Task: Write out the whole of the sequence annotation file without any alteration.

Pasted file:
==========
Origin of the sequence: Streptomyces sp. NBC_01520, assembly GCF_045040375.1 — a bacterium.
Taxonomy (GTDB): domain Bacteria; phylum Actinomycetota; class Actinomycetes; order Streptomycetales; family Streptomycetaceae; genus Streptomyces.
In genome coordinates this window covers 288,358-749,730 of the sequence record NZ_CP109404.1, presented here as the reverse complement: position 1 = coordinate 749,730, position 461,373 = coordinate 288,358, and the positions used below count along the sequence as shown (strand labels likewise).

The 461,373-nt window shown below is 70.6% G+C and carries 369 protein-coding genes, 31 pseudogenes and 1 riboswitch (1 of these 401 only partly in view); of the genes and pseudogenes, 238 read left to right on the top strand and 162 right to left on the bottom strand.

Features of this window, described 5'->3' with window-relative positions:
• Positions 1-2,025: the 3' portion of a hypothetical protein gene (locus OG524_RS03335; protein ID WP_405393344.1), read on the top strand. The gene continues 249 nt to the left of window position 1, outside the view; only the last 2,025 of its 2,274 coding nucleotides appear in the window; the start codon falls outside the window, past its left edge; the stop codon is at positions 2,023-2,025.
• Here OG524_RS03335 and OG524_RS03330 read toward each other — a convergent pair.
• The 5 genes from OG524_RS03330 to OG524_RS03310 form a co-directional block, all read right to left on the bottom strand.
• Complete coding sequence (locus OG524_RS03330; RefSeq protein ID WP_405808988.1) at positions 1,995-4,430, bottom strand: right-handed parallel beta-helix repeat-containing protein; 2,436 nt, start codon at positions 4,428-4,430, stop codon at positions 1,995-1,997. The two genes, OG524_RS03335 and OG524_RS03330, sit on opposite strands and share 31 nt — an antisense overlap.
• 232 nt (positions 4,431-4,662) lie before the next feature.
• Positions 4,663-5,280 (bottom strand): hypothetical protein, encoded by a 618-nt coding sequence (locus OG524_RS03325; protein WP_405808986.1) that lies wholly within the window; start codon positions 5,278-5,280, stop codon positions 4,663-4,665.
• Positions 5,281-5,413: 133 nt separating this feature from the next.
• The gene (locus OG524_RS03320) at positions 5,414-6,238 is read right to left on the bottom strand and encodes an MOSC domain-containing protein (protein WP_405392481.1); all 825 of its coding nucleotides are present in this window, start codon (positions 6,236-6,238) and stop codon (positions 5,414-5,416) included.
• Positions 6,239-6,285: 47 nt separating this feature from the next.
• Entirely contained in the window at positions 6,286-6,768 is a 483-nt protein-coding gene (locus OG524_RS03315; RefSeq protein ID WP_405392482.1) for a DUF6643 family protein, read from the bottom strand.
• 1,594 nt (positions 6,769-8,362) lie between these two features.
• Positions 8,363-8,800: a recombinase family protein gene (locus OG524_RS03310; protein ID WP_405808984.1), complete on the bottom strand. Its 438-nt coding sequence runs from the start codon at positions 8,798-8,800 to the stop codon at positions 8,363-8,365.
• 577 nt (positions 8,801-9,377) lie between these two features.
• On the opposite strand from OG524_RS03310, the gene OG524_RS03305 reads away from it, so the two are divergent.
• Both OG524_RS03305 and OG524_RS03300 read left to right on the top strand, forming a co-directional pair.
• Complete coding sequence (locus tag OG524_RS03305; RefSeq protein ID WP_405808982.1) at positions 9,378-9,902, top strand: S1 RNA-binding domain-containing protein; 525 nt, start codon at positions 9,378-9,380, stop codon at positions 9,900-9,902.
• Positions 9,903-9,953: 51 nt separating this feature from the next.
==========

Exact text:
Origin of the sequence: Streptomyces sp. NBC_01520, assembly GCF_045040375.1 — a bacterium.
Taxonomy (GTDB): domain Bacteria; phylum Actinomycetota; class Actinomycetes; order Streptomycetales; family Streptomycetaceae; genus Streptomyces.
In genome coordinates this window covers 288,358-749,730 of the sequence record NZ_CP109404.1, presented here as the reverse complement: position 1 = coordinate 749,730, position 461,373 = coordinate 288,358, and the positions used below count along the sequence as shown (strand labels likewise).

The 461,373-nt window shown below is 70.6% G+C and carries 369 protein-coding genes, 31 pseudogenes and 1 riboswitch (1 of these 401 only partly in view); of the genes and pseudogenes, 238 read left to right on the top strand and 162 right to left on the bottom strand.

Features of this window, described 5'->3' with window-relative positions:
• Positions 1-2,025: the 3' portion of a hypothetical protein gene (locus OG524_RS03335; protein ID WP_405393344.1), read on the top strand. The gene continues 249 nt to the left of window position 1, outside the view; only the last 2,025 of its 2,274 coding nucleotides appear in the window; the start codon falls outside the window, past its left edge; the stop codon is at positions 2,023-2,025.
• Here OG524_RS03335 and OG524_RS03330 read toward each other — a convergent pair.
• The 5 genes from OG524_RS03330 to OG524_RS03310 form a co-directional block, all read right to left on the bottom strand.
• Complete coding sequence (locus OG524_RS03330; RefSeq protein ID WP_405808988.1) at positions 1,995-4,430, bottom strand: right-handed parallel beta-helix repeat-containing protein; 2,436 nt, start codon at positions 4,428-4,430, stop codon at positions 1,995-1,997. The two genes, OG524_RS03335 and OG524_RS03330, sit on opposite strands and share 31 nt — an antisense overlap.
• 232 nt (positions 4,431-4,662) lie before the next feature.
• Positions 4,663-5,280 (bottom strand): hypothetical protein, encoded by a 618-nt coding sequence (locus OG524_RS03325; protein WP_405808986.1) that lies wholly within the window; start codon positions 5,278-5,280, stop codon positions 4,663-4,665.
• Positions 5,281-5,413: 133 nt separating this feature from the next.
• The gene (locus OG524_RS03320) at positions 5,414-6,238 is read right to left on the bottom strand and encodes an MOSC domain-containing protein (protein WP_405392481.1); all 825 of its coding nucleotides are present in this window, start codon (positions 6,236-6,238) and stop codon (positions 5,414-5,416) included.
• Positions 6,239-6,285: 47 nt separating this feature from the next.
• Entirely contained in the window at positions 6,286-6,768 is a 483-nt protein-coding gene (locus OG524_RS03315; RefSeq protein ID WP_405392482.1) for a DUF6643 family protein, read from the bottom strand.
• 1,594 nt (positions 6,769-8,362) lie between these two features.
• Positions 8,363-8,800: a recombinase family protein gene (locus OG524_RS03310; protein ID WP_405808984.1), complete on the bottom strand. Its 438-nt coding sequence runs from the start codon at positions 8,798-8,800 to the stop codon at positions 8,363-8,365.
• 577 nt (positions 8,801-9,377) lie between these two features.
• On the opposite strand from OG524_RS03310, the gene OG524_RS03305 reads away from it, so the two are divergent.
• Both OG524_RS03305 and OG524_RS03300 read left to right on the top strand, forming a co-directional pair.
• Complete coding sequence (locus tag OG524_RS03305; RefSeq protein ID WP_405808982.1) at positions 9,378-9,902, top strand: S1 RNA-binding domain-containing protein; 525 nt, start codon at positions 9,378-9,380, stop codon at positions 9,900-9,902.
• Positions 9,903-9,953: 51 nt separating this feature from the next.